Capturing Early Career Researchers’ Professional Networks – a quantitative method capturing subjective perceptions
In this blog post, Carla Cebula from the visNET project outlines how they collected rich quantitative data on the professional networks of women early career researchers’ (ECRs) in science, technology, engineering and maths (STEM) fields to complement qualitative data on their networking and collaboration barriers with the aim of reducing the gender bias in academic STEM careers.
She explains the benefits to taking an egocentric approach, including the ability to use the network visualisations as a professional development tool and the ability to capture a much richer quality and quantity of data on the ECRs’ professional connections from the ECR’s perspective.
Although the numbers of women undergraduates has been increasing in STEM disciplines, there continues to be a lack of representation in the highest positions and this can be partly explained by the increased dropout rates of women at the ECR career stage, around the postdoctoral level. Many barriers have been identified for women in academic STEM, and STEM more broadly. However, this transition from ECR to independent researcher is understudied and little is known of the career-phase specific barriers that women researchers face. But we do know that collaborating internationally and with industry can assist this career transition for both men and women. But what are the barriers to these types of collaborations and to the networking needed to reach this?
The answer is; to our knowledge, no one has really asked the question!
However, two gendered barriers explored within the literature are closely related to networking and collaboration, the ‘old boys club’ and the ‘chilly climate’.
The ‘old boys club’ is when women are excluded (usually implicitly) from informal professional networks, meaning that they don’t have access to the same unwritten rules of the academic system as their colleagues who are part of these networks. Quantitative research has also found that men in academic STEM tend to collaborate with more men, which could act to reduce women’s opportunities to break into departmental networks. We also felt that the literature on the ‘Chilly Climate’, whereby a “chilliness arises from explicit and implicit messages that convey to women that their gender could be a liability in STEM settings”, was a plausible barrier to networking and collaboration. While there are often clear distinctions between professional and personal connections for academics, past negative interpersonal connections in “chilly climates” are likely to impact women’s enthusiasm for networking while positive professional relationships are likely to facilitate better, more long-lasting collaborations.
We wanted all our data collection to utilise the knowledge we have, but also to address the ‘holes’- particularly, the barriers specific to women ECRs in STEM fields that are directly related to networking and collaboration. So now, on to the data!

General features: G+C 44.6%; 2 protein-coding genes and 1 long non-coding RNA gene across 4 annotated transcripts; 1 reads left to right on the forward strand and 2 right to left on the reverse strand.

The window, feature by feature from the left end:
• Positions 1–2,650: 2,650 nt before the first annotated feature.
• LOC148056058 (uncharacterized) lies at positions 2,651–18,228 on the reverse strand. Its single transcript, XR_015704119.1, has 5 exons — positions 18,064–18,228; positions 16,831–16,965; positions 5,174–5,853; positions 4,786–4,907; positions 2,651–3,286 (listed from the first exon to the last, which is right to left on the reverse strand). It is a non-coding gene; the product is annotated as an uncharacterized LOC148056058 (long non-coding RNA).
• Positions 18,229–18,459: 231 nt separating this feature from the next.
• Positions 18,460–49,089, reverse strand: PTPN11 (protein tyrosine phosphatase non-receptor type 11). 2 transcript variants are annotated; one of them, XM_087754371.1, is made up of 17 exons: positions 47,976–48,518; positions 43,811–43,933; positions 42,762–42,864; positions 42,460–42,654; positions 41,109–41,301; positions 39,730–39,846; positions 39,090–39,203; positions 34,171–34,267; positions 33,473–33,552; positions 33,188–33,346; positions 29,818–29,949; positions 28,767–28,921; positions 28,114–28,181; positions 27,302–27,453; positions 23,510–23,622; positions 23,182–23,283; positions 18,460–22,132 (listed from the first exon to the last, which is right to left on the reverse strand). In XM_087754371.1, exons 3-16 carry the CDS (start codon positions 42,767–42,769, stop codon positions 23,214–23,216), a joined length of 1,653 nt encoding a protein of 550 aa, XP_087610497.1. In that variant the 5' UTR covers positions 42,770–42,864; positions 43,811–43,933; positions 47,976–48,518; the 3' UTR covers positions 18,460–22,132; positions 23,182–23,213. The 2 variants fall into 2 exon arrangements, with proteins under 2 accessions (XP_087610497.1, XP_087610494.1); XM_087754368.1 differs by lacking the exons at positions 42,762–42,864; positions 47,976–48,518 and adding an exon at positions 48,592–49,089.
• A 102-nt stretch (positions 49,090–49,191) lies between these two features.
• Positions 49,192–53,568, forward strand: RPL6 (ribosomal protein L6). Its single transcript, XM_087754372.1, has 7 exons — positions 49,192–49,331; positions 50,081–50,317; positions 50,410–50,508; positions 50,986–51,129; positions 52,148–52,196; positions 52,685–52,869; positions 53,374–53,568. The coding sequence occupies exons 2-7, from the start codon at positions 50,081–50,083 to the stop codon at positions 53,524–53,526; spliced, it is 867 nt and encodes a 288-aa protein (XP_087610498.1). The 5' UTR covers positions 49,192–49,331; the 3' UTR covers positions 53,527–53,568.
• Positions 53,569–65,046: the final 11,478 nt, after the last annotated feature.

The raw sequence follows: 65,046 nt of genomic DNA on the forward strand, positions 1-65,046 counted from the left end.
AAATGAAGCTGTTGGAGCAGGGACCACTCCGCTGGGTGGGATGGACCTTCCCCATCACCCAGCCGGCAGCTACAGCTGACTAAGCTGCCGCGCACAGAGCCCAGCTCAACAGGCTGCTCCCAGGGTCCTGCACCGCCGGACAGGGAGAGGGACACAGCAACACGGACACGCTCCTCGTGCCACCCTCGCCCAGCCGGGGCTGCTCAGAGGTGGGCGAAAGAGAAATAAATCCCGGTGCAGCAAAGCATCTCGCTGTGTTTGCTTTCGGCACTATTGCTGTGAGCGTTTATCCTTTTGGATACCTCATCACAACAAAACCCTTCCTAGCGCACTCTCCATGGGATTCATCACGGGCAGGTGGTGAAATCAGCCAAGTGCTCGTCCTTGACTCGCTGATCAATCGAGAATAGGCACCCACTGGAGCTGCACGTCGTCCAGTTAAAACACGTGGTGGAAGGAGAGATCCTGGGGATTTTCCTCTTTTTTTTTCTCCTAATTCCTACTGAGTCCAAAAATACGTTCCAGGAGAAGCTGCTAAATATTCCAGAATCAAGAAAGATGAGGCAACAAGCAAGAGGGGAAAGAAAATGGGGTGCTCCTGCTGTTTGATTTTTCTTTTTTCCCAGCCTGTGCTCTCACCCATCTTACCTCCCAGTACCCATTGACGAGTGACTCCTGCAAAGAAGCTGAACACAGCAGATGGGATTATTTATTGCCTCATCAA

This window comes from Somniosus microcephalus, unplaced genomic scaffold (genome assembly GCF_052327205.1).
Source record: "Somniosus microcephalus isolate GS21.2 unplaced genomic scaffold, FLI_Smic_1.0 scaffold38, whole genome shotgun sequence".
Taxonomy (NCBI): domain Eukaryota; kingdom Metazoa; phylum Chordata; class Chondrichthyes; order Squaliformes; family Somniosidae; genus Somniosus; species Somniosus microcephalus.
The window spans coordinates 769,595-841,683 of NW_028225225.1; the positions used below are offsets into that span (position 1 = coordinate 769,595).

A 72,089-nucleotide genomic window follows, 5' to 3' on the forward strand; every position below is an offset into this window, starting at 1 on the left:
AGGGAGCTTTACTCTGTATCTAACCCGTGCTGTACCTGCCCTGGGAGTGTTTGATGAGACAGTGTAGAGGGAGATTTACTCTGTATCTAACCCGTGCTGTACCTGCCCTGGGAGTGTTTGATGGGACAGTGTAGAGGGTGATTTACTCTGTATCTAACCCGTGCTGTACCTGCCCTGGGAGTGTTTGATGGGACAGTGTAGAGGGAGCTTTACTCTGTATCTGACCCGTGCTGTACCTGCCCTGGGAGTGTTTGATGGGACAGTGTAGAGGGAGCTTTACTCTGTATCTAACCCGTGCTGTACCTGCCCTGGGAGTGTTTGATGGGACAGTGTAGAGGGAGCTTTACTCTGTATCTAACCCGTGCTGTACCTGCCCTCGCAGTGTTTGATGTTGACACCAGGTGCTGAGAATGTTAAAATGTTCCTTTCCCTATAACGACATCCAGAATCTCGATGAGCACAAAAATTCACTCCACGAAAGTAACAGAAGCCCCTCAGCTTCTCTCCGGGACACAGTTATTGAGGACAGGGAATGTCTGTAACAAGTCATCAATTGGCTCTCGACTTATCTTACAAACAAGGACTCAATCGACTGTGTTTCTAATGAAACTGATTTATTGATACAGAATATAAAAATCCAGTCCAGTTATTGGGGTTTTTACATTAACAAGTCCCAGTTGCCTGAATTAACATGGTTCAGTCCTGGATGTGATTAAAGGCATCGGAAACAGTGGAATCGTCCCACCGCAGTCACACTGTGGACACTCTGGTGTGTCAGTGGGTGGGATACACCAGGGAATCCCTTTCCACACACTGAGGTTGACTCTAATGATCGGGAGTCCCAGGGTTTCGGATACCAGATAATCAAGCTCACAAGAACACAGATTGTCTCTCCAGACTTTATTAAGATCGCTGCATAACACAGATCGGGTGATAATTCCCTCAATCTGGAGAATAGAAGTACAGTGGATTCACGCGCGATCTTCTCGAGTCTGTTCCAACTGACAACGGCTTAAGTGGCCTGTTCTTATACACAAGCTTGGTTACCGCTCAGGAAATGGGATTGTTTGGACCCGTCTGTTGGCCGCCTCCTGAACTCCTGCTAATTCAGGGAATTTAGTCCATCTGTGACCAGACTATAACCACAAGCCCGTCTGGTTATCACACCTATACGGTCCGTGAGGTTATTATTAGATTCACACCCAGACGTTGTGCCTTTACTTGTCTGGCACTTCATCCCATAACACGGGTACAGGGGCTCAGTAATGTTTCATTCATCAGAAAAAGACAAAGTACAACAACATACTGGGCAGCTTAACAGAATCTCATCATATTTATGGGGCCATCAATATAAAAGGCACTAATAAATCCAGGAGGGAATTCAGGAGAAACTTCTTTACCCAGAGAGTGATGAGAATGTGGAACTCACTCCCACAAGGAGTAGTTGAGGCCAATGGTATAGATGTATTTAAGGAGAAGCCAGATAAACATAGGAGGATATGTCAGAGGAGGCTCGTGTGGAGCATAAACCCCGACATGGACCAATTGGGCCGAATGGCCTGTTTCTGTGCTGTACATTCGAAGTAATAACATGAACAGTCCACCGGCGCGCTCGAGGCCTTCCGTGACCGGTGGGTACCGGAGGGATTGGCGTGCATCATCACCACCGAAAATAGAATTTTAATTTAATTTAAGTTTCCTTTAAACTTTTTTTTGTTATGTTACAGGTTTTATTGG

Social network data
There are two main approaches used in social network analysis (SNA), sociocentric and egocentric analysis. Sociocentric studies focus on the network of a whole group, often an organisation, but these studies can include individuals connected through other shared structures, such as attending an academic conference or using a specific hashtag on Twitter. Egocentric analysis instead “forms around a particular social actor, be that a human actor or a corporate actor”, in our case an early career researcher, and captures their ties with others, often referred to as alters. In our case, the alters are those that the ECR deemed important to their professional network.
An egocentric approach was selected primarily because our focus was following our cohort across time, tracking their network change, so it makes sense to centre our analysis on their professional networks rather than their position within a sociocentric network. It also allowed us to explore the subjective aspect of the data collection process, getting the cohort to consider who they deem important, something that we recognise may change over time. Additionally, we wanted to get a better understanding of who and how the cohort interact with in their professional environment, drawing on the barriers and facilitators to networking and career progression identified in the literature, so we also collected data on the alters and the cohort’s relationships with these alters. This was a further benefit of using an egocentric approach, as it allowed us to collect a much larger quantity of data about each alter within the network. The data we collected included:
|Gender||We collected the gender of the alters so that we could look at the gender homophily in the cohort’s networks as well as see whether there was immediate impact of the homophilic peer mentoring provided through the project.|
|Sector||As the literature identified industrial connections as important facilitators in career progression, we wanted to look for growth in these over the course of the project.|
|Location||As the literature identified international collaborations as important facilitators in career progression we wanted to look for growth in these over the course of the project.|
|Seniority||Initially we gathered this data|
|Central to work||How central they are to their current work area|
|Influence||How influential the cohort member feels they are|